WattDB

Report
Daniel Schall, Volker Höfner, Prof. Dr. Theo Härder
TU Kaiserslautern
Outline
 Energy efficiency in database sytems
 Multi-Core vs. Cluster
 WattDB
 Recent
 Current
 Future
Work
2
Motivation
 More and more data
 Bigger servers
 In-memory technology
 Electricity Cost
3
Power Breakdown
 Load between 0 – 50 %
 Energy Consumption: 50 – 90%!
‘‘Analyzing the Energy Efficiency of a Database Server“,
D. Tsirogiannis, S. Harizopoulos, and M. A. Shah
SIGMOD 2010
‘‘Distributed Computing at Multi-dimensional Scale“,
Alfred Z. Spector
Keynote on MIDDLEWARE 2008
4
Growth of Main Memory makes it worse
Power
(Watt)
%
[email protected]
100
80
60
40
energyproportional
behavior
20
0
20
40
60
80
100 %
System utilization
 In-memory data management assumes continuous peak loads!
 Energy consumption of memory linearly grows with size and
dominates all other components across all levels of system
utilization
Mission: Energy-Efficiency!
 Energy cost > HW and SW cost
 Energy Efficiency =
Work
Energy Consumption
 ‚‚Green IT‘‘
7
Average Server Utilization
 Google Servers: load at about 30 %
 SPH AG: load between 5 and 30 %
8
Energy Efficiency - Related Work
 Software
 Delaying queries
 Optimize external storage access patterns
 Force sleep states
 „Intelligent“ data placement
 Hardware
 Sleep states
 Optimize energy consumption when idle
 Select energy-efficient hardware
 Dynamic Voltage Scaling
 Narrow approaches
 Only small improvements
9
Goal: Energy-Proportionality
Power
(Watt)
%
[email protected]
100
80
2
60
1
40
energyproportional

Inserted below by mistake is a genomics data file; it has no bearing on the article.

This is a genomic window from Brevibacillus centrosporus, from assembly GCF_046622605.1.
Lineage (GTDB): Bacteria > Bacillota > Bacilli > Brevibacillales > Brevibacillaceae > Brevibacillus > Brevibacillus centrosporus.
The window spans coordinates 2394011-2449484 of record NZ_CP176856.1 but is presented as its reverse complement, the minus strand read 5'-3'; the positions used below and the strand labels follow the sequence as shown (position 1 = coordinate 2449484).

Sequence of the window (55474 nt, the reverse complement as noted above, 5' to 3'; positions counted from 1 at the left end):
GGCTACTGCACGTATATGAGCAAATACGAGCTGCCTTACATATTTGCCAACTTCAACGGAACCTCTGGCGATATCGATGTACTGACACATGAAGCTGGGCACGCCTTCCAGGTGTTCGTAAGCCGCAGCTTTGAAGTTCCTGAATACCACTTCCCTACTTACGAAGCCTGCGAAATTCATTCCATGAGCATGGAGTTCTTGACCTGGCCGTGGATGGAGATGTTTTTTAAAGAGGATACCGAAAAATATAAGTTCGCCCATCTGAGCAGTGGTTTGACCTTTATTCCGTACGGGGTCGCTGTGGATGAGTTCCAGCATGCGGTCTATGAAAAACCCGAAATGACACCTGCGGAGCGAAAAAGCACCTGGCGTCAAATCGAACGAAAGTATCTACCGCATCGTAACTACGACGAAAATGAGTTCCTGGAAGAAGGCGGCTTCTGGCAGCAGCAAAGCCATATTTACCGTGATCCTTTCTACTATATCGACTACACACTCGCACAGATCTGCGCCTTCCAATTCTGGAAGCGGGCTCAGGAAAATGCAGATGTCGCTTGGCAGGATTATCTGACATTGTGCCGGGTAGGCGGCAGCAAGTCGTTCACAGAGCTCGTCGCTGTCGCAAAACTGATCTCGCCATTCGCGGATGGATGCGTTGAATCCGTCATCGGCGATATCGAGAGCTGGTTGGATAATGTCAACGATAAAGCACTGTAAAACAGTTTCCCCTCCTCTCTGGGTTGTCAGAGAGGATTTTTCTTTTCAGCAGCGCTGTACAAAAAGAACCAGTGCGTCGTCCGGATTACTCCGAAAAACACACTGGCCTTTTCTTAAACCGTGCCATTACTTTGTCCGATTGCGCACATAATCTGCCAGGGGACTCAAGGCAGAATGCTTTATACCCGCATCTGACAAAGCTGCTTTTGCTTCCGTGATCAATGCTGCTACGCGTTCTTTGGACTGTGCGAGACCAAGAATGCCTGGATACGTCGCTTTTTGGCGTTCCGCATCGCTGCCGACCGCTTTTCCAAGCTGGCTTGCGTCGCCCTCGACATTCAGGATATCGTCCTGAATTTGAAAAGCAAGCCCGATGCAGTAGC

behavior
20
0
20
40
60
80
100 %
System utilization
1) reduce idle power consumption
2) eliminate disproportional energy consumption
From Multi-Core to Multi-Node
Power
Core
CPU
Core
CPU
Core
CPU
Core
CPU
L1Cache
Cache
L1Cache
Cache
L1Cache
Cache
L1Cache
Cache
Main
L2 Cache
memory
Main
L2 Cache
memory
[email protected]
100
80
60
L3 Cacheswitch
1Gb ethernet
Main
L2 Cache
memory
(Watt) %
Main
L2 Cache
memory
L1Cache
Cache
L1Cache
Cache
L1Cache
Cache
L1Cache
Cache
Core
CPU
Core
CPU
Core
CPU
Core
CPU
40
20
0
11
20
40
60
80
100 %
System utilization
A dynamic cluster of wimpy nodes
 energy-proportional DBMS
Load
Time
12
Cluster Overview
 Light-weighted nodes, low-power hardware
 Each node
 Intel Atom D510 CPU
 2 GB DRAM
 80plus Gold power supply
 1Gbit Ethernet interconnect
 23 W (idle) - 26 W (100% CPU)
 41 W (100% CPU + disks)
 Considered Amdahl-balanced
 Scale down the CPUs to the disks and network!
13
…
14
Shared Disk AND Shared Nothing
 Physical hardware layout: Shared Disk
 every node can access every page
 local vs. remote latency
 Logical implementation: Shared Nothing:
 data is mapped to node n:1
 exclusive access
 transfer of control
 Combine the benefits of both worlds!
15
Recent Work
 SIGMOD 2010 Programming Contest
 First prototype
 distributed DBMS
 BTW 2011 Demo Track
 Master node powering cluster up/down acc. to load
 SIGMOD 2011 Demo Track
 Energy-proportional query processing
16
Current Work
 Incorporate GPU-Operators
 improved energy-efficiency?
 more tuples/Watt?
 Monitoring & Load Forecasting
 For management decisions
 act instead of react
 Energy-Proportional Storage
 storage needs vs. processing needs
17
Future Work
 Policies for powering up / down nodes
 Load distribution and balancing among nodes
 Which use cases fit for the proposed
architecture, which don‘t?
 Alternative hardware configurations
 Heterogeneous HW environment
 SSDs, other CPUs
 Energy-efficient self-tuning
18
Current Work
Table
Partition
Partition
Partition
Node1
Node2
Node3
19
Future Work
Table
Partition
Partition
Partition
Node1
Node2
Node3
20
Conclusion
 Energy consumption matters!
 Current HW is not energy-proportional
 Systems most of the time at 20% - 50% utilization
 WattDB as a prototype for an energy-proportional DBMS
 Several challenges ahead
21
Thank You!
Energy Proportionality on a Cluster Scale
22

similar documents